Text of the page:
Jacob902
  • Jacob902
Which lines from Act I, scene iv, reveal Macbeth's true feelings regarding Duncan's plans for his son, Malcolm? A. The service and the loyalty I owe, In doing it pays itself. B. Which do but what they should by doing everying Safe toward your love and honor. C. I'll make myself the harbinger, and make joyful The hearing of my wife with your approach; D. That is a step On which I must fall down, or else o'erleap, For in my way it lies.
English
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SOLVED
At vero eos et accusamus et iusto odio dignissimos ducimus qui blanditiis praesentium voluptatum deleniti atque corrupti quos dolores et quas molestias excepturi sint occaecati cupiditate non provident, similique sunt in culpa qui officia deserunt mollitia animi, id est laborum et dolorum fuga. Et harum quidem rerum facilis est et expedita distinctio. Nam libero tempore, cum soluta nobis est eligendi optio cumque nihil impedit quo minus id quod maxime placeat facere possimus, omnis voluptas assumenda est, omnis dolor repellendus. Itaque earum rerum hic tenetur a sapiente delectus, ut aut reiciendis voluptatibus maiores alias consequatur aut perferendis doloribus asperiores repellat.
schrodinger
  • schrodinger
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Jacob902
  • Jacob902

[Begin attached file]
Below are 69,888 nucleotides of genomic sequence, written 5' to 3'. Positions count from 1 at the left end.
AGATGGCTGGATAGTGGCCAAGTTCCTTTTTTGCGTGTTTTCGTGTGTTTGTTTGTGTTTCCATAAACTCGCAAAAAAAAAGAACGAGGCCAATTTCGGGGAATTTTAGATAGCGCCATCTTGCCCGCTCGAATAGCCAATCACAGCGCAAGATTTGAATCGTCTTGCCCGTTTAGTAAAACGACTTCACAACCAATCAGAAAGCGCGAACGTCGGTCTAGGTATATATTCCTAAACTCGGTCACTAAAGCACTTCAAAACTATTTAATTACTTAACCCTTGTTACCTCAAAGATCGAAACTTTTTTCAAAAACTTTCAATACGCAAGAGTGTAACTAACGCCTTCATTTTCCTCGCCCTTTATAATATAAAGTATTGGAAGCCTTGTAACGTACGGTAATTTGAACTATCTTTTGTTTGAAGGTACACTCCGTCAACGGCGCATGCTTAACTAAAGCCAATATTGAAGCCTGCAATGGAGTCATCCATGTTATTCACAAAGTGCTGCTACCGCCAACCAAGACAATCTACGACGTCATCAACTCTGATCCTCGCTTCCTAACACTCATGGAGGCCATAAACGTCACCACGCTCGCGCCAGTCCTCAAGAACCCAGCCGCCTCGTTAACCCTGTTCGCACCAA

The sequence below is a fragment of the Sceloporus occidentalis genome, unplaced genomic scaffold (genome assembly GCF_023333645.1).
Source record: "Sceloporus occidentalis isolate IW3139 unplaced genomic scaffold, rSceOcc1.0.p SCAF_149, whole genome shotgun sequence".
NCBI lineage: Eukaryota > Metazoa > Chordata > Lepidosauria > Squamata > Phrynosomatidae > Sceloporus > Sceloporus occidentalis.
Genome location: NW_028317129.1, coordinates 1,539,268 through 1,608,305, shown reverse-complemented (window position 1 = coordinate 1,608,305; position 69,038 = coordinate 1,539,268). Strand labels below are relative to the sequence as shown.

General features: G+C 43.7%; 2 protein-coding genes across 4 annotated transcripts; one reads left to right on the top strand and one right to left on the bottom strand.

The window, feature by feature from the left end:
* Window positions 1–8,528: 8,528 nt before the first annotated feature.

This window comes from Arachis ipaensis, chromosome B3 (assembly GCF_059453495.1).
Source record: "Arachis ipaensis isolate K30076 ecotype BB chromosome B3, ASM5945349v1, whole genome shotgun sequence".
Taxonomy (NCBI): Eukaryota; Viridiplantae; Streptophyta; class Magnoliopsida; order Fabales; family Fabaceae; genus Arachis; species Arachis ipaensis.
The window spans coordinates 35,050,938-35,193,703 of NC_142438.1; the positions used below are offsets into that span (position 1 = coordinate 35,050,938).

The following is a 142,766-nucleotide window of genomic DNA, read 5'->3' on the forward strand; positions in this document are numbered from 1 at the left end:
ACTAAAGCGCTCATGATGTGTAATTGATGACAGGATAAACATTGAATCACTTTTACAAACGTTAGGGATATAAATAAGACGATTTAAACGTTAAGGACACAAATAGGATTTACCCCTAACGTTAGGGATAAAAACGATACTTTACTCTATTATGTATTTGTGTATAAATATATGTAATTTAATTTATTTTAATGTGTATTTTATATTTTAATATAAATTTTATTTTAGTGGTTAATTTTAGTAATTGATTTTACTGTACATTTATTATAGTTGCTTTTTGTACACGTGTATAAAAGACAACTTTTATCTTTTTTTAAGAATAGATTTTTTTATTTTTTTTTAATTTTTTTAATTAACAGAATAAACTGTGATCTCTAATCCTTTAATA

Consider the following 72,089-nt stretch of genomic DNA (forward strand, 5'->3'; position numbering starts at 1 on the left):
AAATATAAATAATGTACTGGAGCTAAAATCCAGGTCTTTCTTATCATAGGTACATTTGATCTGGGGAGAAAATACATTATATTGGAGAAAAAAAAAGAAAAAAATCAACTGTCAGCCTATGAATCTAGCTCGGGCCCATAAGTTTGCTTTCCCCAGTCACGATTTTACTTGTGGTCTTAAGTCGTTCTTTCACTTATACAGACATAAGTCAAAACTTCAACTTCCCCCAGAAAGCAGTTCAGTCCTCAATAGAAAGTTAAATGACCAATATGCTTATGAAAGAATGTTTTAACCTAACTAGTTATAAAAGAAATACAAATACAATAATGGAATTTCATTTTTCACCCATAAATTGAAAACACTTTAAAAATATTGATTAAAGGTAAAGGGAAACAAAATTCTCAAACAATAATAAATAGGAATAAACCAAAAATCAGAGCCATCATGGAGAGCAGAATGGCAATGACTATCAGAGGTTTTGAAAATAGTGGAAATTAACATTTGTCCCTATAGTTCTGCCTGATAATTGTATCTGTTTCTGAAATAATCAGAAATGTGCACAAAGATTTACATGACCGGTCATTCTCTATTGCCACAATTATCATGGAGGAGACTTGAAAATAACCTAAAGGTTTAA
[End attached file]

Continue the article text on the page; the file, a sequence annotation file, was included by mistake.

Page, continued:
Dun. My plenteous joys, Wanton in fulness, seek to hide themselves In drops of sorrow. Sons, kinsmen, thanes, And you whose places are the nearest, know We will establish our estate upon Our eldest, Malcolm, whom we name hereafter The Prince of Cumberland; which honour must Not unaccompanied invest him only, But signs of nobleness, like stars, shall shine On all deservers. From hence to Inverness, And bind us further to you. Macb. The rest is labour, which is not us'd for you. I'll be myself the harbinger and make joyful The hearing of my wife with your approach; So humbly take my leave. Dun. My worthy Cawdor! Macb. [Aside.] The Prince of Cumberland! That is a step On which I must fall down, or else o'erleap, For in my way it lies. Stars, hide your fires; Let not light see my black and deep desires; The eye wink at the hand; yet let that be Which the eye fears, when it is done, to see. Exit. Dun. True, worthy Banquo; he is full so valiant, And in his commendations I am fed; It is a banquet to me. Let's after him, Whose care is gone before to bid us welcome. It is a peerless kinsman. Flourish. Exeunt

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